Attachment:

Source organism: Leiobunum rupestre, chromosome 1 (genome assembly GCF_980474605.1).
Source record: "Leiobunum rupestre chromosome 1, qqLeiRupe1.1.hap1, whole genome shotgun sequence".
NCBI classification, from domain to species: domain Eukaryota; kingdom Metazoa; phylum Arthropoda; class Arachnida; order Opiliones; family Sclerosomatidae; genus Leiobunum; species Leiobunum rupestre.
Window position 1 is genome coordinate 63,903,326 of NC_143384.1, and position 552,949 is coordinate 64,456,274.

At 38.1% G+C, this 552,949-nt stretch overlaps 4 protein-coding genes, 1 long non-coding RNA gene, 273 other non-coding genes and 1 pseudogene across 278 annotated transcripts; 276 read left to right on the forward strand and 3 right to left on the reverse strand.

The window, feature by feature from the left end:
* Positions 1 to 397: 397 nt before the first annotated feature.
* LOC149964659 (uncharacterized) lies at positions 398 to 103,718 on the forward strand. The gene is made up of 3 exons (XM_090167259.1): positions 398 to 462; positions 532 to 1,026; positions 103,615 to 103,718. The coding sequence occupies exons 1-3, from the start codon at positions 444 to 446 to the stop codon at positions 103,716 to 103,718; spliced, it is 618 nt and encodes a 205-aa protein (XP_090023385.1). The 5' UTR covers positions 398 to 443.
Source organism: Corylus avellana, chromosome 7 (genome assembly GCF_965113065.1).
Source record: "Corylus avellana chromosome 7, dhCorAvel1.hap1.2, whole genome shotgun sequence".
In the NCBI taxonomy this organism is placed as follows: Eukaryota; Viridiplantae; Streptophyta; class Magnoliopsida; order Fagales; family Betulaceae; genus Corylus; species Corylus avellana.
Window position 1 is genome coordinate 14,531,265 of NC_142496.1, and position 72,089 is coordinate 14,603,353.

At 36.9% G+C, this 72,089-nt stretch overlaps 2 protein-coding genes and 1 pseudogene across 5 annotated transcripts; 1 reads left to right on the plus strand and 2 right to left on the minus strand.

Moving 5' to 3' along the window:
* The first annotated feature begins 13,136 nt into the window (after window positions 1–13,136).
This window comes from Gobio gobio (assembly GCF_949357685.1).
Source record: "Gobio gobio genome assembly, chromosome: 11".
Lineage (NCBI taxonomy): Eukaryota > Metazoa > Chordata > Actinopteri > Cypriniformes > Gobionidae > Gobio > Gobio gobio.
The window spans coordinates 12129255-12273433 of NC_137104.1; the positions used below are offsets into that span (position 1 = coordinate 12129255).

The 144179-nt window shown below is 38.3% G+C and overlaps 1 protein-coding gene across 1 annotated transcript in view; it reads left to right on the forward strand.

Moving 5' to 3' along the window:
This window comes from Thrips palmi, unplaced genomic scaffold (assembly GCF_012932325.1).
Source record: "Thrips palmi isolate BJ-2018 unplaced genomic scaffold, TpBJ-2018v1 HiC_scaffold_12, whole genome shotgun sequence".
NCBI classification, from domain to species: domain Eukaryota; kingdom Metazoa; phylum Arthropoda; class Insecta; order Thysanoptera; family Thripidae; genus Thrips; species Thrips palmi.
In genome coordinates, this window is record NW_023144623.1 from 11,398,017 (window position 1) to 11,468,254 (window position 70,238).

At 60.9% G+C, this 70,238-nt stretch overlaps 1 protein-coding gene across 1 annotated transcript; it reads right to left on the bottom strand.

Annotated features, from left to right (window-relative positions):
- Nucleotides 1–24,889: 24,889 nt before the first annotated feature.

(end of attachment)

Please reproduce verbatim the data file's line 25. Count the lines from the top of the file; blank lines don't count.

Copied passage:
In genome coordinates, this window is record NW_023144623.1 from 11,398,017 (window position 1) to 11,468,254 (window position 70,238).